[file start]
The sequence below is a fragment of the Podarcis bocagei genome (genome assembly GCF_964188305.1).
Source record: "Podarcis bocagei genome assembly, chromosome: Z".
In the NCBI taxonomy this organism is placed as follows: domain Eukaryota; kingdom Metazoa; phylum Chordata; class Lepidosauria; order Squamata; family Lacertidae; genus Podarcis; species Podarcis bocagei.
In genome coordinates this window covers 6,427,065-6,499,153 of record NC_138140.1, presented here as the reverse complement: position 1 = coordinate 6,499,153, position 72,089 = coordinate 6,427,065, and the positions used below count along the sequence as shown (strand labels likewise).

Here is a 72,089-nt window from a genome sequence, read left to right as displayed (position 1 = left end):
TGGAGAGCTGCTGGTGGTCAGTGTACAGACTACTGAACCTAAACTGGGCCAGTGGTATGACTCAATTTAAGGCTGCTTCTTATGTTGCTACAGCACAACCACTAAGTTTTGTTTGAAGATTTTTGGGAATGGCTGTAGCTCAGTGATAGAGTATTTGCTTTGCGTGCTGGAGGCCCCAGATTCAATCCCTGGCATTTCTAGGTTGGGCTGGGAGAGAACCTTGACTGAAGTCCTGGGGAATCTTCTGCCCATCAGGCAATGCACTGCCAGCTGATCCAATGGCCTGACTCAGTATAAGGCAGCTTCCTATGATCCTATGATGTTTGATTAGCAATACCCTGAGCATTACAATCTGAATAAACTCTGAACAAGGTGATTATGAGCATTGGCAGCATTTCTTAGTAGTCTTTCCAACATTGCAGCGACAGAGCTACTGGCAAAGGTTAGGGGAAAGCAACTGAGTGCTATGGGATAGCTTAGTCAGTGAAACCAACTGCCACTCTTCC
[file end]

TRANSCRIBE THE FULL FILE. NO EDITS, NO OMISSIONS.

The sequence below is a fragment of the Podarcis bocagei genome (genome assembly GCF_964188305.1).
Source record: "Podarcis bocagei genome assembly, chromosome: Z".
In the NCBI taxonomy this organism is placed as follows: domain Eukaryota; kingdom Metazoa; phylum Chordata; class Lepidosauria; order Squamata; family Lacertidae; genus Podarcis; species Podarcis bocagei.
In genome coordinates this window covers 6,427,065-6,499,153 of record NC_138140.1, presented here as the reverse complement: position 1 = coordinate 6,499,153, position 72,089 = coordinate 6,427,065, and the positions used below count along the sequence as shown (strand labels likewise).

Here is a 72,089-nt window from a genome sequence, read left to right as displayed (position 1 = left end):
TGGAGAGCTGCTGGTGGTCAGTGTACAGACTACTGAACCTAAACTGGGCCAGTGGTATGACTCAATTTAAGGCTGCTTCTTATGTTGCTACAGCACAACCACTAAGTTTTGTTTGAAGATTTTTGGGAATGGCTGTAGCTCAGTGATAGAGTATTTGCTTTGCGTGCTGGAGGCCCCAGATTCAATCCCTGGCATTTCTAGGTTGGGCTGGGAGAGAACCTTGACTGAAGTCCTGGGGAATCTTCTGCCCATCAGGCAATGCACTGCCAGCTGATCCAATGGCCTGACTCAGTATAAGGCAGCTTCCTATGATCCTATGATGTTTGATTAGCAATACCCTGAGCATTACAATCTGAATAAACTCTGAACAAGGTGATTATGAGCATTGGCAGCATTTCTTAGTAGTCTTTCCAACATTGCAGCGACAGAGCTACTGGCAAAGGTTAGGGGAAAGCAACTGAGTGCTATGGGATAGCTTAGTCAGTGAAACCAACTGCCACTCTTCC